Municipal Purveyors Concerned Regulations Might Interfere with Long-Term Planning

On the substance of the regulations, the vast majority of comments came from municipal water purveyors concerned that the proposed regulations could interfere with their long-term planning horizon for securing a sustainable water supply. By statute, upon issuance of a water permit, the maximum amount of time the State Engineer may set to file a proof of completion of the diversion works is five years from the date of approval. The deadline for filing the proof of beneficial use may not exceed ten years from the date of approval. Nev. Rev. Stat. 533.380(1)(a)-(b).

If the necessary proofs are not filed within those time frames, the permit holder must file an application for extension of time to prevent cancellation of the permit. The applicant must provide “proof and evidence” that it is proceeding in good faith and with “reasonable diligence” to perfect the application. The statute provides that:

“. . .the measure of reasonable diligence is the steady application of effort to perfect the application in a reasonably expedient and efficient manner under all the facts and circumstances.”

The State Engineer may grant “any number of extensions” but no since extension of time can exceed 5 years. Nev. Rev. Stat. 533.380(3)-(6).

The proposed regulations set forth detailed requirements for the contents of an application for extension of time and create definitions for “steady application of effort” and “significant action” taken to perfect a water right. They also articulate criteria, in addition to those required by statute, that the State Engineer will consider when reviewing an application for extension of time.

Concerns Over New Proposed Procedure for Protesting Application for Time Extension

Of particular concern to numerous commenters at the workshop was a proposed new procedure for protesting an application for extension of time. Currently, no formal process exists to object to the State Engineer continuing to grant extensions when a permit holder fails to timely perfect an appropriation. However, there has been litigation to challenge the State Engineer’s serial approvals as being in violation of the anti-speculation doctrine. See Sierra Pacific Industries v. Wilson, et al., 135 Nev. 105, 440 P.3d 37 (2019).

The regulations propose that where an applicant has requested and received ten or more years of extensions of time to perfect an appropriation, the State Engineer may publish notice of the application and allow interested persons to file a written verified protest against the granting of the application. The State Engineer must consider any protests and may hold a hearing and require the filing of additional evidence as deemed necessary “to gain a full understanding of the issues involved.”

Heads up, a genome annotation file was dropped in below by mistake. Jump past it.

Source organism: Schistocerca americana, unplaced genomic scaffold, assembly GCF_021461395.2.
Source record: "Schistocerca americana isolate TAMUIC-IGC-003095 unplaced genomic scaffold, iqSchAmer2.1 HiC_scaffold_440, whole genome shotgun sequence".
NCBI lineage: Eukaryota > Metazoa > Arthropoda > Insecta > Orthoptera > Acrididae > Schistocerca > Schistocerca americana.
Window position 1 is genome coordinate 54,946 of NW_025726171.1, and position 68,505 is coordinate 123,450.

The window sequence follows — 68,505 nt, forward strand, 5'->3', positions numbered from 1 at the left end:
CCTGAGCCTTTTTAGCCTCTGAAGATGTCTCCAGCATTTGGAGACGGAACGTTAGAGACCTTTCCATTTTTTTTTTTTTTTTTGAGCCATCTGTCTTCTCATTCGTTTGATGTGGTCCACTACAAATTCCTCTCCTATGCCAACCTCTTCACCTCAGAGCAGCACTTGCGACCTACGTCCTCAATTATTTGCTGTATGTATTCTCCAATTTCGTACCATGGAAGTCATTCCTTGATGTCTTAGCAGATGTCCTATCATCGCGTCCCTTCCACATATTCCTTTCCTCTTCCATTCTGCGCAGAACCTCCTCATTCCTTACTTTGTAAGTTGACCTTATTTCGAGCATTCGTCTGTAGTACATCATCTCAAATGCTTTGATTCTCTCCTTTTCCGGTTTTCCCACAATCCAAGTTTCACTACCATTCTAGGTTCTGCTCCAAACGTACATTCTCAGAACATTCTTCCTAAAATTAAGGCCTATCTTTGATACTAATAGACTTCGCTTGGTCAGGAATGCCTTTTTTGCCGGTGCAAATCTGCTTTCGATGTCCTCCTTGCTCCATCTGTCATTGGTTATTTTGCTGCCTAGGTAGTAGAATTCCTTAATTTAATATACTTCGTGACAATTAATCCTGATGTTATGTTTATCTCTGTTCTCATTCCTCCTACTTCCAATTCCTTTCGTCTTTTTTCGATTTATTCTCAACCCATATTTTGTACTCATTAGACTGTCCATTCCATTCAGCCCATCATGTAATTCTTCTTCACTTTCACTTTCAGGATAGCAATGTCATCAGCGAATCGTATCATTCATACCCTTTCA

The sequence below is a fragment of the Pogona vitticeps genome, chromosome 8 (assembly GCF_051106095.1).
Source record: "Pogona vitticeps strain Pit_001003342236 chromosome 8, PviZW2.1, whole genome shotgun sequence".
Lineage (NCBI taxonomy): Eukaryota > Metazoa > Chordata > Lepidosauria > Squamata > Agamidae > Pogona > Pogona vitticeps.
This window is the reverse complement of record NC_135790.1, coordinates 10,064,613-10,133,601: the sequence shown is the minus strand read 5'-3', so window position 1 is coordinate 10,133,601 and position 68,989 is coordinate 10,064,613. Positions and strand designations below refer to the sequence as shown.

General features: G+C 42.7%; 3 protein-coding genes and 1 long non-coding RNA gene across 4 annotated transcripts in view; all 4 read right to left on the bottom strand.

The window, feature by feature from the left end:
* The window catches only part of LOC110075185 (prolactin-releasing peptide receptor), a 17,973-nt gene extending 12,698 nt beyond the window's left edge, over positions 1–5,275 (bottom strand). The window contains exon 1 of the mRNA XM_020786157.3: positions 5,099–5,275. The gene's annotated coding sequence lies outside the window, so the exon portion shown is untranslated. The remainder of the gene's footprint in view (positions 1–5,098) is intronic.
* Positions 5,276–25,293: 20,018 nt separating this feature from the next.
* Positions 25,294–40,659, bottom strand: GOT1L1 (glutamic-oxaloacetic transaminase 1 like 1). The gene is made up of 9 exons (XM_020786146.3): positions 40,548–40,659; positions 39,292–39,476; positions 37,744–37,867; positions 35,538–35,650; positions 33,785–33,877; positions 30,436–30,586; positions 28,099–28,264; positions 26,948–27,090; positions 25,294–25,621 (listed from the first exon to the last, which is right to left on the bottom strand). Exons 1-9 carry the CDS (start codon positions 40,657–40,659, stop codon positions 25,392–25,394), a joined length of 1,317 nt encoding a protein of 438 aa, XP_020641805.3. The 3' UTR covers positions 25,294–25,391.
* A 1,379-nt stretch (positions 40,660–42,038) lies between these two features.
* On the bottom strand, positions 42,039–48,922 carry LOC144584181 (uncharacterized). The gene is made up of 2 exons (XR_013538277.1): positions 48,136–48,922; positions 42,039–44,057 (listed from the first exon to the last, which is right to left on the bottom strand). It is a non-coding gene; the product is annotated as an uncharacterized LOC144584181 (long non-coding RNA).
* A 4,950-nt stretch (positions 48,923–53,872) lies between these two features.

Numerous commenters deemed the ten-year period arbitrary and, often, is too short a window of time to effectuate water resource planning. Some noted that the proposed regulations fail to account for the planning, funding, and infrastructure challenges that municipal purveyors, rural governments and small water systems face with regard to ensuring adequate future water supplies, particularly in the “boom and bust” economic cycles that Nevada often experiences. Some questioned whether the time frame was antithetical to water conservation efforts. Questions were raised as to whether municipal purveyors should be treated differently than other water permit holders.

They also expressed concern that this new protest process for extension applications will mire permit holders and the State Engineer in litigation and further slow down the agency’s ability to do its work. The proposed regulations, some observed, create onerous obligations on permit holders without getting to the heart of the issue, which is to prevent water speculation.

Conclusion and Implications

The tenor of the comments at the public workshop indicated widespread concern over the scope and pace of the State Engineer’s regulatory process. It is unclear to what extent the State Engineer will heed these worries. Stakeholders will likely have more information in the coming months when the State Engineer issues a revised draft of the proposed regulations to submit to the Legislative Commission. The extensive proposed change in administrative regulations discussed in part, above, is available online at: